This category is one of the trickiest on this page. This is because immigration feels there has been abuse by applicants who use the permit just because "they don't fit anywhere else." You need to provide extensive documentation proving your eligibility.

Even if you are already a TN Management Consultant, review your case again. Renewals are not automatic. Computer specialists often report that they were turned away at the border when trying to renew their permits.

For this reason we suggest using legal counsel for all TN Management Consultant applications. Review the FAQ-Frequently Asked Questions ("Do I Need a Lawyer") for more information concerning the role of an immigration lawyer. We invite you to consider the resources in our office. Read comments from clients to help you decide.

At the very least you should use the TN Handbook for Canadians. The Handbook has an entire section about this category, with strategy charts and sample letters.

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H-1B-Professionals (Specialty Occupations)

The H-1 takes more paperwork and time than a TN application. You cannot get it at the border, and you need to file a petition in advance. This is why we say "if you're Canadian and on an H-1 you're probably on the wrong visa."

Look at this graphic to see if your profession fits within the O-1, TN-1 and/or the H-1B. Use this flowchart to decide between the TN-1 and the H-1B.

The H-1 has its own stringent requirements. Many readers feel that the H-1 is a catchall category for people who do not meet TN requirements. This is not true.

Unlike the TN, there is an annual quota of H-1 applications.  The government will not give more than 65,000 per year. In 1997 immigration stopped approving H-1bs when the quota was reached.  A de facto lottery exists.

Citizens from anywhere can get an H-1. You do not have to be Canadian. This is a popular choice for Canadian landed immigrants who do not yet qualify for the Canadian citizen TN.

An H-1 need not be on a specified list of professionals, as does a TN.

There are two major requirements for H-1 status:

  • you must have a at least a specialized bachelor's level degree, or you must have employment experience that gives you experience equivalent to the degree, and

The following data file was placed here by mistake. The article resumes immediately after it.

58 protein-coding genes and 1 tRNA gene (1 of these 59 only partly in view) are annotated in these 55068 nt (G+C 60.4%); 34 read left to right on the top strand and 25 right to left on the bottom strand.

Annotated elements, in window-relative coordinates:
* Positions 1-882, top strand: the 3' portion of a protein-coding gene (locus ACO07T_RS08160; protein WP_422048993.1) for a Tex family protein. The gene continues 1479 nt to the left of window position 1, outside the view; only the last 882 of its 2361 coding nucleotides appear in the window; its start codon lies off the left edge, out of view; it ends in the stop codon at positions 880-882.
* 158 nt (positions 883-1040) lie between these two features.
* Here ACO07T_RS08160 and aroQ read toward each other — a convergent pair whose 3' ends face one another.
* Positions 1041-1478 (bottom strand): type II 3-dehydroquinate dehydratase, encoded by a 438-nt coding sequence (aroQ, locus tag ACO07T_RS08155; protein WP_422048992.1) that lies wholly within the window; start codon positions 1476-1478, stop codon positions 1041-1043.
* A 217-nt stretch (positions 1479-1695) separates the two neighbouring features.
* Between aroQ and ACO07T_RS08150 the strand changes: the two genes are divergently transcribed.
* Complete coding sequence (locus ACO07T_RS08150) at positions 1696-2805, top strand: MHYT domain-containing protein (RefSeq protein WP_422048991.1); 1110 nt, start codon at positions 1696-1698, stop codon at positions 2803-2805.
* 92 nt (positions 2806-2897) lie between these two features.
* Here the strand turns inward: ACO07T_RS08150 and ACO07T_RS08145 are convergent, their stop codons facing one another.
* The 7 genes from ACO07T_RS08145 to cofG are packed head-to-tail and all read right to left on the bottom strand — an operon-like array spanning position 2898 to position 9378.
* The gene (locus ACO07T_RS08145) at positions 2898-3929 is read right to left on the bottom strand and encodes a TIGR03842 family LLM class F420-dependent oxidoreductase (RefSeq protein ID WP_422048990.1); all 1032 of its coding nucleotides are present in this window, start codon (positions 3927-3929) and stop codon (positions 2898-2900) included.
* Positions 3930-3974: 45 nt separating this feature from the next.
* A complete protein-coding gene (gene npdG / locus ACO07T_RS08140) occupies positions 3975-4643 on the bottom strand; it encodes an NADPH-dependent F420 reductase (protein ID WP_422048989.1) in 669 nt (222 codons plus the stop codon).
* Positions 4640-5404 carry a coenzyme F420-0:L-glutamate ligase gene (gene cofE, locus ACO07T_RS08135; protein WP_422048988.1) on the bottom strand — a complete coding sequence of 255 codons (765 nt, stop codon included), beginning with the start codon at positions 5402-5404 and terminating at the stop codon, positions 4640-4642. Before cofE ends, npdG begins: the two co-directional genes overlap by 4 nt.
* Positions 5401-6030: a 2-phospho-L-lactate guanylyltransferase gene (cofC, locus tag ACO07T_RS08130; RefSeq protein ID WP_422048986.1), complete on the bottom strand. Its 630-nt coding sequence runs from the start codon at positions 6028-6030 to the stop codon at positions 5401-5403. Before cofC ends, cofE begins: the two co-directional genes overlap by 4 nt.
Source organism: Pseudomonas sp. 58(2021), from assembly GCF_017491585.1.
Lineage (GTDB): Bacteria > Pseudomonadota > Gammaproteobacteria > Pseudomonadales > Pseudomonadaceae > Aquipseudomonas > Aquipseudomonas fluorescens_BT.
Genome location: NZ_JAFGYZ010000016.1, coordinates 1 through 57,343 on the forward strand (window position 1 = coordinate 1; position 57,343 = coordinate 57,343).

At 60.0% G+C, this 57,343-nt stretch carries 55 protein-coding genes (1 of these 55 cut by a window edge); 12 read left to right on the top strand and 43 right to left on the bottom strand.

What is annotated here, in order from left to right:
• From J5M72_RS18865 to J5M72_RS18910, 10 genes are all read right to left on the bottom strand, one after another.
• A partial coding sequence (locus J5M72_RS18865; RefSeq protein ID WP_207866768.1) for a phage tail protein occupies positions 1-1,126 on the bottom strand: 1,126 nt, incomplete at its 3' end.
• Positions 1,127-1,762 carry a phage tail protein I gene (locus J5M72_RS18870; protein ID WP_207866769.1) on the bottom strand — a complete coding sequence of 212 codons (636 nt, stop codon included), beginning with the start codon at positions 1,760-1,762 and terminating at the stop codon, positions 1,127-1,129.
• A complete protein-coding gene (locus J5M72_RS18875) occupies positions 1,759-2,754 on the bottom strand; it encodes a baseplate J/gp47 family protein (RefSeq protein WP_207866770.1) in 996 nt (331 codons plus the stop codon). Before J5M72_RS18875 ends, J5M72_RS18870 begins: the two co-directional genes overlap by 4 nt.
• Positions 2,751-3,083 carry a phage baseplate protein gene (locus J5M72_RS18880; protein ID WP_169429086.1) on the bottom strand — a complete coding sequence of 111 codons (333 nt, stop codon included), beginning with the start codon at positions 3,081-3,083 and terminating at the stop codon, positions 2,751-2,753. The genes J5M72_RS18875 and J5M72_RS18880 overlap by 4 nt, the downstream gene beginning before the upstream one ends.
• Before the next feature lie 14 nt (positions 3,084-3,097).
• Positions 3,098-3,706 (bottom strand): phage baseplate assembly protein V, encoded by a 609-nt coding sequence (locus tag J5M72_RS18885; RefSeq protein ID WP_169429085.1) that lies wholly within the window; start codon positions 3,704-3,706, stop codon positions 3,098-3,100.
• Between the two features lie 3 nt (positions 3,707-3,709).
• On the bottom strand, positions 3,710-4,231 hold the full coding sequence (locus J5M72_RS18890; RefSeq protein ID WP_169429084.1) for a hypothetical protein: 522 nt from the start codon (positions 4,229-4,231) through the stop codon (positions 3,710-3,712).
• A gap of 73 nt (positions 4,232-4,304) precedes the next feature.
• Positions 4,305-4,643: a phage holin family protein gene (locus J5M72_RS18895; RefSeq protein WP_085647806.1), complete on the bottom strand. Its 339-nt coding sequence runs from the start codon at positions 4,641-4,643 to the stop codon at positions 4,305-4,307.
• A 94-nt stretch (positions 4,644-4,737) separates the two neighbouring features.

• the job you will be working in, requires as a minimum academic prerequisite, this degree. Check the authoritative Occupational Outlook Handbook which lists the academic requirements of jobs.

Immigration has been carefully scrutinizing H-1 applications for computer software specialists. It would be prudent to consult legal counsel for an update before filing your application.

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L-1 Intracompany Transferees

The L-1 is often buried under publicity surrounding the TN. The L-1 offers surprising flexibility to the astute HR professional.

Canadians can get L-1 status instantly at the Port of Entry . No university degree or profession is required. If the U.S. employer has been doing business for at least one year, you can get an initial three years' (renewable) status.   The L-1 sets you up for it's permanent green card counterpart---described in the FAQ-Frequently Asked Questions.

Consider the L-1 if:

  • the employee has been working for a Canadian company for at least one year in the three years prior to your U.S. work, and
  • the U.S. and Canadian employers are affiliated through common ownership

An immigration lawyer can present documents from both the employer's human resource department and the Canadian employee. Legal counsel can be especially in cases where the applicant does not manage other people in the organization.

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Permanent Residency-Green Card

There are several quick avenues to permanent residency. These include the National Interest Waiver and the Intracompany Transferee Green Card. The FAQ-Frequently Asked Questions describes both. My Newsletter keeps you up to date.

For information about green cards through the standard individual labor certification, please request our report via email. For a list of advantages of permanent residency over temporary work permits, see the FAQ-Frequently Asked Questions.

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If this page does not answer your questions, ask me for a telephone consultation.

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2009 Law Office of Joseph C. Grasmick
Law Office of Joseph C. Grasmick, Business Immigration
300 International Drive
Williamsville, NY 14221 USA
Tel: 716/842-3100  jgrasmick@grasmick.com